It is almost 71 years since the atomic bomb "Little Boy" was dropped on Hiroshima, causing the deaths of roughly 140,000 people, with some 80,000 killed instantly from the intense heat and radiation.

The nuclear bomb was dropped by American B-29 bomber, the Enola Gay, flown by Colonel Paul Tibbets and was justified by former US president Harry S. Truman, who used the Japanese attack on Pearl Harbour along with the murder of American prisoners as reason for the attacks. According to reports, around 70% of the buildings in the city were destroyed and another 7% severely damaged.

Hiroshima survivors
The hands of Sunao Tsuboi, an anti-nuclear war activist and survivor of the 1945 Hiroshima atomic bombJohannes Eisele/ AFP

US President Barack Obama is set to become the first sitting US president to visit one of the bomb sites on 27 May. He will be accompanied by Japanese Prime Minister, Shinzo Abe. Obama has said that he will not apologise or address the debate on whether the 6 August 1945 bombing of Hiroshima was justified, but will honour all those who lost their lives in World War Two.

Many atomic bomb survivors have said that they would welcome an apology from the US president but for others, the priority is ridding the world of nuclear arms, a goal that seems as elusive as ever.

Getty Images photographer Johannes Eisele travelled to Hiroshima, and captured the faces of some of the survivors from the world's first atomic bomb attack.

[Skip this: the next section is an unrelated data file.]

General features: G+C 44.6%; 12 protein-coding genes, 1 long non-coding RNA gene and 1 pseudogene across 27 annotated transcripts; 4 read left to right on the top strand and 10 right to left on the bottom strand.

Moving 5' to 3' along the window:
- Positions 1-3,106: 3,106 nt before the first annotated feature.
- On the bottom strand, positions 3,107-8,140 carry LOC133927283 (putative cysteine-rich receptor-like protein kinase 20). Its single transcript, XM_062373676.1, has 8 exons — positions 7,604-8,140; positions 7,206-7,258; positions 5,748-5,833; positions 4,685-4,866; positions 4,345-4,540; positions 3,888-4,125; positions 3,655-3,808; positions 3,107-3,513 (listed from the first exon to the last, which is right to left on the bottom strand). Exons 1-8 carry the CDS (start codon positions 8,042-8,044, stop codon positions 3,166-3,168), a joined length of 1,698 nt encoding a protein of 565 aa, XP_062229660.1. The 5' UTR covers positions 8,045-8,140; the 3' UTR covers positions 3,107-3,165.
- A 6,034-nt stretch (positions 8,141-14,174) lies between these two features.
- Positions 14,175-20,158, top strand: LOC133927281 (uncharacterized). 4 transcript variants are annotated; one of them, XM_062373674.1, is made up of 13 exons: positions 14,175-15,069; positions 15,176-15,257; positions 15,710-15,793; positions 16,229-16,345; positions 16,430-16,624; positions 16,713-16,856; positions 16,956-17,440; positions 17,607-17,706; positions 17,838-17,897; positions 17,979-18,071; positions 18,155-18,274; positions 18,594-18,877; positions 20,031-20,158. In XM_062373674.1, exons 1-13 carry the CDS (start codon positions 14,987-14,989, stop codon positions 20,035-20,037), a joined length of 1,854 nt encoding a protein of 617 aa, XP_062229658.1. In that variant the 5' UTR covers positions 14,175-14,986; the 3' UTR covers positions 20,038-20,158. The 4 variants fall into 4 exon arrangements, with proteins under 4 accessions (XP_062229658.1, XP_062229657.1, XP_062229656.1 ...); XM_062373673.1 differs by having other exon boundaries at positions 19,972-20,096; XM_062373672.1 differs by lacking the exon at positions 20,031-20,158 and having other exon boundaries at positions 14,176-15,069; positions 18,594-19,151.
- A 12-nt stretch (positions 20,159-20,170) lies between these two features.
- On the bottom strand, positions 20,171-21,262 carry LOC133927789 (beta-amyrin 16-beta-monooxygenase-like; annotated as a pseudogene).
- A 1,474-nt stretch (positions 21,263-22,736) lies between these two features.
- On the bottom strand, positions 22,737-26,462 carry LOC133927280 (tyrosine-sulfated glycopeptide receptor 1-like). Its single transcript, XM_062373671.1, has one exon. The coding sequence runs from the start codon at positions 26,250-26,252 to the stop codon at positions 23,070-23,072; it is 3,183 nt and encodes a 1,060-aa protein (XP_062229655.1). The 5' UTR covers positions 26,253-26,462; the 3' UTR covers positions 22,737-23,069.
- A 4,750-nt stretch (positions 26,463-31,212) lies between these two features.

Hiroshima survivors
Sunao Tsuboi, anti-nuclear war activist was a survivor of the atomic bombing of Hiroshima in 1945Johannes Eisele/ AFP
Hiroshima survivors
The hands of Park Nam-Joo, 83, an ethnic Korean survivor of the atomic bombing of Hiroshima who suffered from breast and skin cancer after being heavily exposed to radiation following the bombing in 1945Johannes Eisele/ AFP
Hiroshima survivors
Park Nam-Joo, 83, an ethnic Korean survivor of the atomic bombing of Hiroshima who suffered from breast and skin cancer after being heavily exposed to radiation following the bombing in 1945Johannes Eisele/ AFP
Hiroshima survivors
The hands of Emiko Okada, 79, a survivor of the atomic bombing of HiroshimaJohannes Eisele/ AFP
Hiroshima survivors
Emiko Okada, 79, a survivor of the atomic bombing of Hiroshima, posing for a picture at the Hiroshima Peace Memorial Park in HiroshimaJohannes Eisele/ AFP
Hiroshima survivors
Misako Katani, 86, who was exposed to radiation in Hiroshima and NagasakiJohannes Eisele/ AFP
Hiroshima survivors
The hands of Hiroshima bombing survivor Misako Katani, 86Johannes Eisele/ AFP
Hiroshima survivors
Keiko Ogura, 78, a survivor of the atomic bombing of Hiroshima in 1945Johannes Eisele/ AFP
Hiroshima survivors
The hands of Keiko Ogura, 78, a survivor of the atomic bombing of Hiroshima in 1945Johannes Eisele/ AFP
Hiroshima survivors
Keiko Ogura, 78, a survivor of the atomic bombing of Hiroshima in 1945Johannes Eisele/ AFP
Hiroshima survivors
Shigeaki Mori, historian and survivor of the atomic bombing of HiroshimaJohannes Eisele/ AFP
Hiroshima survivors
The hands of Shigeaki Mori, historian and survivor of the atomic bombing of HiroshimaJohannes Eisele/ AFP
Hiroshima survivors
Shigeaki Mori, historian and survivor of the atomic bombing of HiroshimaJohannes Eisele/ AFP
Hiroshima survivors
From left: Keiko Ogura, Park Nam-Joo, Sunao Tsuboi, and (bottom row L to R) Shigeaki Mori, Misako Katani and Emiko Okada in HiroshimaJohannes Eisele/ AFP